Giteau hails "exciting" rule change

Matt Giteau holds the European Champions Cup trophy
Matt Giteau holds the European Champions Cup trophy

Matt Giteau has hailed the "very exciting" player rule change that could see him revive his Australia Test career at the age of 32 and be a potential World Cup thorn in England's side.

Giteau has not played international rugby since he won his 92nd cap against Samoa in 2011, halting his nine-year Wallabies adventure by agreeing a lucrative move to French giants Toulon.

In a major policy shift announced last week, though, the Australian Rugby Union decided that overseas-based players with more than 60 caps and who have held a professional ARU contract for seven years will now be available to Wallabies head coach Michael Cheika with immediate effect.

Giteau and his Toulon team-mate Drew Mitchell, whose stunning solo score confirmed a third successive European title with victory over Clermont Auvergne at Twickenham, both stand to benefit from the radical switch of stance.

And that could mean midfield playmaker Giteau being involved in plotting the World Cup downfall of both England and Wales, with all three countries drawn together in a pool of punishing proportions.

"It's very exciting for Australian rugby that they've changed that (rule)," Giteau said.

"For me, in particular, it doesn't change a great deal until I am contacted or you are selected.

"For me, I have just to play the best football I can for Toulon, because that is my club. That is my obligation.

"If, after that, I am fortunate enough to get selected - whether I am starting or just in a group of 30 - I would be just as proud to try and help the young players along and help in any way.

"The rules only changed a week ago. I signed over here (Toulon) knowing that I wouldn't play Test rugby again.

"Now the rules have changed, it's a possibility. I had no idea it was coming, but I'm happy it has.

"I have always been reasonably confident in my own ability, without being arrogant.

"Given the opportunity, it would be great to play Test match rugby again, but I haven't played it in a long time. The game has changed, but it would be great to test myself.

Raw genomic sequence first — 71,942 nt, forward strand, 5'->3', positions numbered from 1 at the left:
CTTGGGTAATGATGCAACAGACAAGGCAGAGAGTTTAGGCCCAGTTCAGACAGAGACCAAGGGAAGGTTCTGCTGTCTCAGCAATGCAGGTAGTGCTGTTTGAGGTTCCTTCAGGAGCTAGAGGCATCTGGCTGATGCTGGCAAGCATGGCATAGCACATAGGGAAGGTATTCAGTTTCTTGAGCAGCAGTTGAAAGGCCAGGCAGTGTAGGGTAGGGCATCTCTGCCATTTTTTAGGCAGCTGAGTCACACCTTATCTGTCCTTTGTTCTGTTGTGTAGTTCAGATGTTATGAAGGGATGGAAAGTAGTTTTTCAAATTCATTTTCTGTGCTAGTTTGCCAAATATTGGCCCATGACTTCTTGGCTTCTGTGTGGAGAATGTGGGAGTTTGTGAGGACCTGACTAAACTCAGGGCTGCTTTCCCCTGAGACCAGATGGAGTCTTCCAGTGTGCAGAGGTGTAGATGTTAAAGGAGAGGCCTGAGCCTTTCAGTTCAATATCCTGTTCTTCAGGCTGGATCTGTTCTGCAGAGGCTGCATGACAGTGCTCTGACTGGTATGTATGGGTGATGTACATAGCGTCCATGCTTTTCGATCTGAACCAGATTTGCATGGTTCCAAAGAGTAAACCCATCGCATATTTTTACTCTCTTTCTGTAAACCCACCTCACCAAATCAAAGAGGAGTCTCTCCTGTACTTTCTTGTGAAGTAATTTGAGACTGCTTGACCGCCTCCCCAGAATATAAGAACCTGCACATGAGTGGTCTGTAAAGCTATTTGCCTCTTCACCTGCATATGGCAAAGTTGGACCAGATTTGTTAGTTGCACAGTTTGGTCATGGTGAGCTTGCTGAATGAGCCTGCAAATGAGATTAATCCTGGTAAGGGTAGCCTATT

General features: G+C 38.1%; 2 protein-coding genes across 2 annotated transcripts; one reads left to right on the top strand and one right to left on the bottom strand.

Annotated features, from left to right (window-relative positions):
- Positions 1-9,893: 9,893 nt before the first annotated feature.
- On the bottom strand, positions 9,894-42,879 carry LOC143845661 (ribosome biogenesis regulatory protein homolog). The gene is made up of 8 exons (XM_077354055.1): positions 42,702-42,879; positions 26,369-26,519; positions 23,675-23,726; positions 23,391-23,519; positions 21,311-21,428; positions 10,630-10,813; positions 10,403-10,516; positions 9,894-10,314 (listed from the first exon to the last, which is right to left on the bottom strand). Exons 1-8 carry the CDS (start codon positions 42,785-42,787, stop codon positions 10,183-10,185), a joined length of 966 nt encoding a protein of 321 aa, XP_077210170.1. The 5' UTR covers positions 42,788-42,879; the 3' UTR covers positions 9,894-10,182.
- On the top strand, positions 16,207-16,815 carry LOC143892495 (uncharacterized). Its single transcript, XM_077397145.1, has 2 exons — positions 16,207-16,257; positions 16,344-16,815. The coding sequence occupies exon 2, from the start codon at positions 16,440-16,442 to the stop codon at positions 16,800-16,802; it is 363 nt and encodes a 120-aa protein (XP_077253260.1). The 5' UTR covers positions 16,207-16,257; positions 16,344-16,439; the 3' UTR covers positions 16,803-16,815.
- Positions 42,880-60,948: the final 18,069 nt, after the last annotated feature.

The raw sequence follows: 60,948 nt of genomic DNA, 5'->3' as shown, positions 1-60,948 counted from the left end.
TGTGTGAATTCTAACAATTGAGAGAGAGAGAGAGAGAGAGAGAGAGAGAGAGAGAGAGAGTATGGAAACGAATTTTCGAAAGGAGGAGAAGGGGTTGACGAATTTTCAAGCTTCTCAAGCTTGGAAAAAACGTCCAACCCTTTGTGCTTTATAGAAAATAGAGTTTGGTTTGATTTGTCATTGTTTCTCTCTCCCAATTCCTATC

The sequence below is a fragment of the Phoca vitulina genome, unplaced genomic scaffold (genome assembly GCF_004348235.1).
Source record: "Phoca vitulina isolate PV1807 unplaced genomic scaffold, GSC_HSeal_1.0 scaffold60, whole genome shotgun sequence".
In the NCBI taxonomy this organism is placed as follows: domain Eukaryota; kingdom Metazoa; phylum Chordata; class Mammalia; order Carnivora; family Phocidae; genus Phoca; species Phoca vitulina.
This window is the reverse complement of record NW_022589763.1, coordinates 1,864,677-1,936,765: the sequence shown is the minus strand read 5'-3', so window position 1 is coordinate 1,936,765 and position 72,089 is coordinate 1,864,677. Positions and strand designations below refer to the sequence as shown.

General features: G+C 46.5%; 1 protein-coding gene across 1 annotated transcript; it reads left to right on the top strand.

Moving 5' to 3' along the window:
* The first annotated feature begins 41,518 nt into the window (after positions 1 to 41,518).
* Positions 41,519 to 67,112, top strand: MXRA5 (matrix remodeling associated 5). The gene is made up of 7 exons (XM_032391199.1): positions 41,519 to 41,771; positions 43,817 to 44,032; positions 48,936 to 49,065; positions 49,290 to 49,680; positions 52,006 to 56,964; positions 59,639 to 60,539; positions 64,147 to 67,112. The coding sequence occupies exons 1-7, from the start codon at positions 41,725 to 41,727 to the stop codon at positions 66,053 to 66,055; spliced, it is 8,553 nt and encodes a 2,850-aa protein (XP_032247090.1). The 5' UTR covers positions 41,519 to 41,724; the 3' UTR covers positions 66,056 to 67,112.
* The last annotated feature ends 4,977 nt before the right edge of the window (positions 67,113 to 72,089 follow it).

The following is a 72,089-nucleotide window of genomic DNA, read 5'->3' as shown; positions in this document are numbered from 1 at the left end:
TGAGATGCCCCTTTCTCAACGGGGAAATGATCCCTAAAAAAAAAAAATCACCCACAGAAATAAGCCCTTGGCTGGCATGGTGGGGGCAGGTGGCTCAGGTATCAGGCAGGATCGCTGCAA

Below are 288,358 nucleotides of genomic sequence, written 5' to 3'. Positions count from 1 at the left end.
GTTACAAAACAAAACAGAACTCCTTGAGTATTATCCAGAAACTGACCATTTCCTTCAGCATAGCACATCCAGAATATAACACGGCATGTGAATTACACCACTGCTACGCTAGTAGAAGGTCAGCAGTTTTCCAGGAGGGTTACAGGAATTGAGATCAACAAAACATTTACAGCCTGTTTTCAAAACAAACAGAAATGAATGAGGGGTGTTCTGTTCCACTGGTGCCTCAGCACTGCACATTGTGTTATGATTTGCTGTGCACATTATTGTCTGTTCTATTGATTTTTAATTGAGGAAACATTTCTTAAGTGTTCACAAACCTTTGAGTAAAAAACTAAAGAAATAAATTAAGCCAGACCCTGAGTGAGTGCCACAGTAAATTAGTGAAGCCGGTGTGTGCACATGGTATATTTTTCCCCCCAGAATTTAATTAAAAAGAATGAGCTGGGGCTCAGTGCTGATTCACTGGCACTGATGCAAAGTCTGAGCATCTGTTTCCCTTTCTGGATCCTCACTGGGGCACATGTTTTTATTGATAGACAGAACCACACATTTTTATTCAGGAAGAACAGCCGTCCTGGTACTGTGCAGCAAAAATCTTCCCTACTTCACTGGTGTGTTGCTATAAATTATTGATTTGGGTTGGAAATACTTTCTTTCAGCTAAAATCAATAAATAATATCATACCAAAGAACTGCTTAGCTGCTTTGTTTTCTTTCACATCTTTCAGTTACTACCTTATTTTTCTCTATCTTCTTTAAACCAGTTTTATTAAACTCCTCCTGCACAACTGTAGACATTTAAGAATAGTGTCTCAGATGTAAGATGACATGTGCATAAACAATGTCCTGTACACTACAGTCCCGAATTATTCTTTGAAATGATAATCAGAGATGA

"It is amazing to be part of a World Cup. I was fortunate enough to play in two - one in Australia and one in France - and they are phenomenal occasions to be a part of. The World Cup is a great thing."

Given Australia's enviable back division riches provided by the likes of Israel Folau, Matt Toomua, Adam Ashley-Cooper and Joe Tomane, the possibility that Giteau and Mitchell could strengthen Cheika's options will not have gone unnoticed by England or Wales, teams that Australia meet at Twickenham in October.

Mitchell certainly left his Twickenham calling card by shredding Clermont's defence as the clock ticked down on a pulsating final that went Toulon's way, 24-18.

"I am a bit biased, because he (Mitchell) is my best mate, and to see him do something so special was amazing," Giteau added.

"For me, he always performs on the big stage.

"It's not for me to say if he should be selected or not, but I would think he's in the top 30 players in Australia. That would be my opinion.

"But we are not selectors, we just go out there, play the best we can and then see what happens."

Cheika could conceivably decide that Giteau and Mitchell will be on his radar for this year's Rugby championship opener against South Africa in Brisbane on July 18.

In the meantime, though, Giteau will happily reflect on Toulon's European title hat-trick as they joined Toulouse and Leinster as three-time champions.

"I am not generally an emotional person on the field, but when we won there was a lot of emotion that came over me. It felt good, and it meant a lot to win that one," he said.

"You play for your town and your region, but you also play for your team-mates, and we've got some great players, some international players, that you don't want to let down.

"The club has recruited the right guys that have come here with the right attitude, wanting to win things, and we've been fortunate enough to do that."